Karl Flinders, 19 May 2021
Which? has called on banks to be more transparent about the proportion of victims of authorised push payment (APP) fraud they refund.
Barclays has signed up to a code to do so and has revealed that 74% of customers who suffered losses because of APP fraud in the first two months of this year have been repaid.
APP fraud, also known as bank transfer fraud, occurs when a consumer pays for something which turns out to be fake, and a criminal steals their money. Banks often reimburse customers through the Contingent Reimbursement Model, introduced in May 2019. This sets out when victims who are manipulated into making real-time payments to fraudsters are to be reimbursed and by whom, and banks usually take responsibility.
While Barclays has signed up to a code to publish refund figures, Which? said other banks “remain tight-lipped” about them.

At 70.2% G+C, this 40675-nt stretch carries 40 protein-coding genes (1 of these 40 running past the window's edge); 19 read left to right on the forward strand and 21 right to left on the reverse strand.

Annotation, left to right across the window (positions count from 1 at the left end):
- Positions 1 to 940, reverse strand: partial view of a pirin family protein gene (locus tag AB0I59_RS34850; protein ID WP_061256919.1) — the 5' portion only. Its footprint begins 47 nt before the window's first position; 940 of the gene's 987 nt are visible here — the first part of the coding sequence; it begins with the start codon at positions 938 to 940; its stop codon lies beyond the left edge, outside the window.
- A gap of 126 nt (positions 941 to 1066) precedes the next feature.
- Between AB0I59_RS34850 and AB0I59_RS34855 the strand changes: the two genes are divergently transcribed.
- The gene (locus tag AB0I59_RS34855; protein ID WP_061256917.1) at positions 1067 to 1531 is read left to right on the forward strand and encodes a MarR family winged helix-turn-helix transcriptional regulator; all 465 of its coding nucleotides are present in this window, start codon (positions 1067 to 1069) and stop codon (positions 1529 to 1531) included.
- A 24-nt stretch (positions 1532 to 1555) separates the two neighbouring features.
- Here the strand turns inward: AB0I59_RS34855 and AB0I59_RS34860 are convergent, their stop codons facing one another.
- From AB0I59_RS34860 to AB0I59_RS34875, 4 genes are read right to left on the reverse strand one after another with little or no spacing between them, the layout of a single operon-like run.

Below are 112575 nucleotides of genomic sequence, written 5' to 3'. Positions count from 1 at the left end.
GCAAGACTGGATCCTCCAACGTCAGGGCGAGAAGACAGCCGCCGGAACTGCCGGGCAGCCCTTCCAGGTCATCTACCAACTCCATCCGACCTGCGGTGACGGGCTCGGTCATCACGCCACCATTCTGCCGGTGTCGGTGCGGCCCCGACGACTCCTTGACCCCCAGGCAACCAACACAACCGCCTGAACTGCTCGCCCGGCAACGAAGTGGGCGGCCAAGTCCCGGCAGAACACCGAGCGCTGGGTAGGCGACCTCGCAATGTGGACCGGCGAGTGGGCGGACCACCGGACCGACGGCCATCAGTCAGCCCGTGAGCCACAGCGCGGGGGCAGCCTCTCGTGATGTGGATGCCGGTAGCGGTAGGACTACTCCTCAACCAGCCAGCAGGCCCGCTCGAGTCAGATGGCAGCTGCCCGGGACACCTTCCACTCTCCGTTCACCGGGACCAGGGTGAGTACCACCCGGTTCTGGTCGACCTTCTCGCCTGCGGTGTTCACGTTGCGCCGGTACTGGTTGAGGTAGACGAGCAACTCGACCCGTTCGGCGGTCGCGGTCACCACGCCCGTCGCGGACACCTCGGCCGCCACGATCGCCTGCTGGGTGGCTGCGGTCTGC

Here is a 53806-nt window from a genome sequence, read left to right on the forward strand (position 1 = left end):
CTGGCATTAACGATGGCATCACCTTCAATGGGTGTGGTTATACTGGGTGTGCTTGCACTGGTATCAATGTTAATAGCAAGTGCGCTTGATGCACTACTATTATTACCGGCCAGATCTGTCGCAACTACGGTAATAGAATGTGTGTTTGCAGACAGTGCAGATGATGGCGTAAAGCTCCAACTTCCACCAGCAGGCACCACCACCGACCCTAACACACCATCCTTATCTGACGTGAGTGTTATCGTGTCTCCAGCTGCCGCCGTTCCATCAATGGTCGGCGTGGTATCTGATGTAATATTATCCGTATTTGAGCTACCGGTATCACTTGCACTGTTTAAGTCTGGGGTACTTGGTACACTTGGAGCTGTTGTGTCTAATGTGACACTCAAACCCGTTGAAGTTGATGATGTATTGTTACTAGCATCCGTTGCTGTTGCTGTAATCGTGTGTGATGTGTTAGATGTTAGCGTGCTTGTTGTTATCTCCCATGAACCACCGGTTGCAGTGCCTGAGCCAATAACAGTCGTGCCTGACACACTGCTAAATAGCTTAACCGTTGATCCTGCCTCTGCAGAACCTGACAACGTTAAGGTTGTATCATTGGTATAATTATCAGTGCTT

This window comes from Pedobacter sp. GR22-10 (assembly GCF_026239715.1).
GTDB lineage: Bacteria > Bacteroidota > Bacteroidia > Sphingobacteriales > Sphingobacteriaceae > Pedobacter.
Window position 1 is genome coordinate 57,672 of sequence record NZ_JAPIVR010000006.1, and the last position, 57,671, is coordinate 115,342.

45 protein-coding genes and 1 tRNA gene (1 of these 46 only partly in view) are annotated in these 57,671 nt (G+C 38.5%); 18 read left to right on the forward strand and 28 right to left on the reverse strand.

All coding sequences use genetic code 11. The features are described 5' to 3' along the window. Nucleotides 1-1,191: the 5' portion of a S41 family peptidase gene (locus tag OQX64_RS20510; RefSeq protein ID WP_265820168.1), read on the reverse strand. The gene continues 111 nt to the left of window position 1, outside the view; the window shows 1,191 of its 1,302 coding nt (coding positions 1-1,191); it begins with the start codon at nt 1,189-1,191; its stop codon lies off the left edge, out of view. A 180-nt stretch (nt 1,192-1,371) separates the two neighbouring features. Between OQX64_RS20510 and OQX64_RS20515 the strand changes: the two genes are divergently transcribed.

“This lack of transparency isn’t acceptable,” it said. The consumer rights organisation has contacted all major banks and building societies requesting they commit to publishing their reimbursement rates by 28 May. It said banks routinely blame scam victims.
“We believe all banks should publish figures on fraud refunds on a regular basis, rather than cherry-picking specific months. Greater transparency is needed as, in many cases, banks are blaming customers rather than reimbursing them.”
Banks have already signed up to a code to repay victims of APP fraud, but figures from the Lending Standards Board, which oversees the code, revealed that between May 2019, when the code was introduced, and July 2020, banks ruled that 77% of fraud victims were partially or fully to blame for their losses.